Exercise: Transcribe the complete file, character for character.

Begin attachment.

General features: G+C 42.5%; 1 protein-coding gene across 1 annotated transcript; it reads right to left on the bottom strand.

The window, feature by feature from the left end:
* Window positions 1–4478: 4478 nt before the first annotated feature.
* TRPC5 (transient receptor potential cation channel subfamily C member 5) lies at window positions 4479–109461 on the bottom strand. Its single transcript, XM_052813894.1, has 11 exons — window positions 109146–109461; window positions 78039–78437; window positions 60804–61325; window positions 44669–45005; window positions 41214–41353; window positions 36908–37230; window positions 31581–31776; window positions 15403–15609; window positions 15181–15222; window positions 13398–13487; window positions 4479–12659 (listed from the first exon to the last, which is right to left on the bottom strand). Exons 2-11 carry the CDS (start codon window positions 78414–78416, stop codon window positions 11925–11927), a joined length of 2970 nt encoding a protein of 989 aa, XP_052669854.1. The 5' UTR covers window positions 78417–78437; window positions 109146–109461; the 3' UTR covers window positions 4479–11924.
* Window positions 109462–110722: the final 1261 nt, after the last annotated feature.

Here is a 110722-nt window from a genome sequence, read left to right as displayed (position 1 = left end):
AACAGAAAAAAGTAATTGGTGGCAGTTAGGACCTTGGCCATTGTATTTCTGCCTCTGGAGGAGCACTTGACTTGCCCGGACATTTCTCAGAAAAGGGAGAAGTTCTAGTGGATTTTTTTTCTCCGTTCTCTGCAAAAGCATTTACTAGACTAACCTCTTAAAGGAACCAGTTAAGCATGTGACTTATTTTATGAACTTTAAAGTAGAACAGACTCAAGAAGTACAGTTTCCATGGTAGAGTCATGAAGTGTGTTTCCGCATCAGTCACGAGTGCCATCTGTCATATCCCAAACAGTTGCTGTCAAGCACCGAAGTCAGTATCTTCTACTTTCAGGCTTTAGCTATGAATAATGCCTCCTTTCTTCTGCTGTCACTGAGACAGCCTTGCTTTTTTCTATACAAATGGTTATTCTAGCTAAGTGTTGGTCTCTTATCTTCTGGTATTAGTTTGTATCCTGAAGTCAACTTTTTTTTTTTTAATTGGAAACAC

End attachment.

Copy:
General features: G+C 42.5%; 1 protein-coding gene across 1 annotated transcript; it reads right to left on the bottom strand.

The window, feature by feature from the left end:
* Window positions 1–4478: 4478 nt before the first annotated feature.
* TRPC5 (transient receptor potential cation channel subfamily C member 5) lies at window positions 4479–109461 on the bottom strand. Its single transcript, XM_052813894.1, has 11 exons — window positions 109146–109461; window positions 78039–78437; window positions 60804–61325; window positions 44669–45005; window positions 41214–41353; window positions 36908–37230; window positions 31581–31776; window positions 15403–15609; window positions 15181–15222; window positions 13398–13487; window positions 4479–12659 (listed from the first exon to the last, which is right to left on the bottom strand). Exons 2-11 carry the CDS (start codon window positions 78414–78416, stop codon window positions 11925–11927), a joined length of 2970 nt encoding a protein of 989 aa, XP_052669854.1. The 5' UTR covers window positions 78417–78437; window positions 109146–109461; the 3' UTR covers window positions 4479–11924.
* Window positions 109462–110722: the final 1261 nt, after the last annotated feature.

Here is a 110722-nt window from a genome sequence, read left to right as displayed (position 1 = left end):
AACAGAAAAAAGTAATTGGTGGCAGTTAGGACCTTGGCCATTGTATTTCTGCCTCTGGAGGAGCACTTGACTTGCCCGGACATTTCTCAGAAAAGGGAGAAGTTCTAGTGGATTTTTTTTCTCCGTTCTCTGCAAAAGCATTTACTAGACTAACCTCTTAAAGGAACCAGTTAAGCATGTGACTTATTTTATGAACTTTAAAGTAGAACAGACTCAAGAAGTACAGTTTCCATGGTAGAGTCATGAAGTGTGTTTCCGCATCAGTCACGAGTGCCATCTGTCATATCCCAAACAGTTGCTGTCAAGCACCGAAGTCAGTATCTTCTACTTTCAGGCTTTAGCTATGAATAATGCCTCCTTTCTTCTGCTGTCACTGAGACAGCCTTGCTTTTTTCTATACAAATGGTTATTCTAGCTAAGTGTTGGTCTCTTATCTTCTGGTATTAGTTTGTATCCTGAAGTCAACTTTTTTTTTTTTAATTGGAAACAC